By Senator Lena C. Taylor
April 22 was Earth Day. First observed in 1970, the day was created to highlight the importance of educating the public about the need for clean water, air and protecting our lands. When you’re out for a walk, the supply of fresh air seems endless. However, we know that cities like Denver and San Francisco have experienced smog and pollutants that can have harmful effects on the health of their residents. Asthma and lung irritation are the most notable health risks, but left unchecked, the consequences of not controlling these pollutants can cause deadly results. No city is immune.
With the increase of cars, industry, deforestation, the burning of fossil fuels and more, we know that we are creating pollutants that harm more than just the air. In urban and suburban communities, researchers frequently wrestle with the issue of stormwater runoff. This is the result of much of our land being covered with buildings and pavement, making it difficult for rain and snow to absorb into the ground. Instead, the water from snow and rain, runs directly into our waterways. The runoff waters can carry chemicals, lawn fertilizers, dirt and more into our streams and rivers.
With the advent of Earth Day, each year more everyday residents begin to think about their habits and how they can reduce their environmental footprint. Consumers have turned to eco-friendly products to include household products to the very cars they drive. Manufacturers across the globe are working on and perfecting electric cars. Green technologies are emerging everywhere, to include waste and recycled materials, vertical gardens and farms, and of course solar and wind energy. With that we are learning more about green mortgages, green loans and green scams.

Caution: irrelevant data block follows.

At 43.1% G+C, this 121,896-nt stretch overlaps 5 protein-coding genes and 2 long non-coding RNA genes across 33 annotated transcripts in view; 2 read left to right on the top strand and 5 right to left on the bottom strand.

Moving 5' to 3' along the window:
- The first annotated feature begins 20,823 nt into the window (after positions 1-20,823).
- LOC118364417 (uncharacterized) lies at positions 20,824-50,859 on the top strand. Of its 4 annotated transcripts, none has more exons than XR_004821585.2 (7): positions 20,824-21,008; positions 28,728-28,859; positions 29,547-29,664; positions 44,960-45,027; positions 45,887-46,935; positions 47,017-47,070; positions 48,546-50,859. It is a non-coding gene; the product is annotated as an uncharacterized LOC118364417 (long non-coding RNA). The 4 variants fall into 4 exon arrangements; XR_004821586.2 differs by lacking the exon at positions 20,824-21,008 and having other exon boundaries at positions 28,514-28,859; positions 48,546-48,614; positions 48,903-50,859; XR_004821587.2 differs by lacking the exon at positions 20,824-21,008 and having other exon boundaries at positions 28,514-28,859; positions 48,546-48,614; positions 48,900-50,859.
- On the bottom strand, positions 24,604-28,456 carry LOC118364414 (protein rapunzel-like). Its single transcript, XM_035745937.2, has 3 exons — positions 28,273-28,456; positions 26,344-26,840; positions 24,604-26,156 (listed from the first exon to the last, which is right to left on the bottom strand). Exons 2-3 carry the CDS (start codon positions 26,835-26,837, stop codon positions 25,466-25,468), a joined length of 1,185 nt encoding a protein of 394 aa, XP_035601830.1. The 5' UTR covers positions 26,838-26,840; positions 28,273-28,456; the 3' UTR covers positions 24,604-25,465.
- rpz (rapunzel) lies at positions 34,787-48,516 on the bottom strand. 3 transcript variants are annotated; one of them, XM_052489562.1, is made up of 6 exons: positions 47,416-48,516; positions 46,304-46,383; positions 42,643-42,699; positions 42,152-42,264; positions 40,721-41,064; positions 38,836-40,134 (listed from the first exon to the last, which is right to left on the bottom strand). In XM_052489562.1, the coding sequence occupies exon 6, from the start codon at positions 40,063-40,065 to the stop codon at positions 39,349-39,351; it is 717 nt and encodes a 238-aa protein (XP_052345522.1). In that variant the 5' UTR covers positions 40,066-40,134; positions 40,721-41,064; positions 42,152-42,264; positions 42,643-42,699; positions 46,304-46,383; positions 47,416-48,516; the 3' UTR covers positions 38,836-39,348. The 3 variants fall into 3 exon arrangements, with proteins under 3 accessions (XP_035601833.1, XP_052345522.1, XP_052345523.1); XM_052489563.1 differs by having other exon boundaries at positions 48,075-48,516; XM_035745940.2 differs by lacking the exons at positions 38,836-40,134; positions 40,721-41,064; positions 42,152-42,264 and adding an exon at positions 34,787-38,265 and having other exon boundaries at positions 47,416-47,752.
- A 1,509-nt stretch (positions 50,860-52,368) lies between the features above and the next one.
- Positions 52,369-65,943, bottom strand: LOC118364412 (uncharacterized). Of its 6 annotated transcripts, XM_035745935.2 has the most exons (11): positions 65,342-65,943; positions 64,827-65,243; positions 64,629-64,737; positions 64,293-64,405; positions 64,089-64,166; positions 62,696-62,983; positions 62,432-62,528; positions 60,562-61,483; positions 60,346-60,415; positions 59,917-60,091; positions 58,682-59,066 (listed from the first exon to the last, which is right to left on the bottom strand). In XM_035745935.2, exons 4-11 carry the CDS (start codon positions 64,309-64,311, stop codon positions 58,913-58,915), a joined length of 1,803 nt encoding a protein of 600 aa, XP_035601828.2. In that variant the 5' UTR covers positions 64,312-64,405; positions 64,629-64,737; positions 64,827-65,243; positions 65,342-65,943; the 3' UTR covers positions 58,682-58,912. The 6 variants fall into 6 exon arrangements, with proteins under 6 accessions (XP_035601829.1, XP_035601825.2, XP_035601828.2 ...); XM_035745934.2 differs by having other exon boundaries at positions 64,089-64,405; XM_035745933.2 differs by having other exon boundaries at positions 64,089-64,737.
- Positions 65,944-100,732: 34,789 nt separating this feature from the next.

According to an article in Forbes Advisor, homes are responsible for about 20% of greenhouse gas emissions in the U.S. Those emissions can be traced directly to fossil fuels. Yet, by installing energy- and water-saving features to our homes, we can save money and the environment. In response to the desire to make the environmentally friendly residential changes, we have seen the emergence of banking products intended to help homeowners reach their goals.
You can get energy-efficient mortgages (EEM) or green mortgages as they are often called to help you make eco-friendly home improvements. You can also acquire loan products to help you upgrade an existing home with water- and energy-saving features, or to buy a new home that already has these options.
The challenge is that many of these products are for homeowners and individuals who are in good shape credit wise. Whether its green mortgages, or loans, there will certainly have to be work done to bring renters and homeowners who may not have a perfect credit score to the table. Like so many innovations, it becomes a situation of the haves and the have nots. Disparities along economic lines show up in environmental safety and access. There have even been predatory lending scams that have hurt the very residents who need these environmental improvements the most. So, as we celebrate Earth Day, we must remember that we have to create technology and advancements that are both inclusive and accessible to everyone.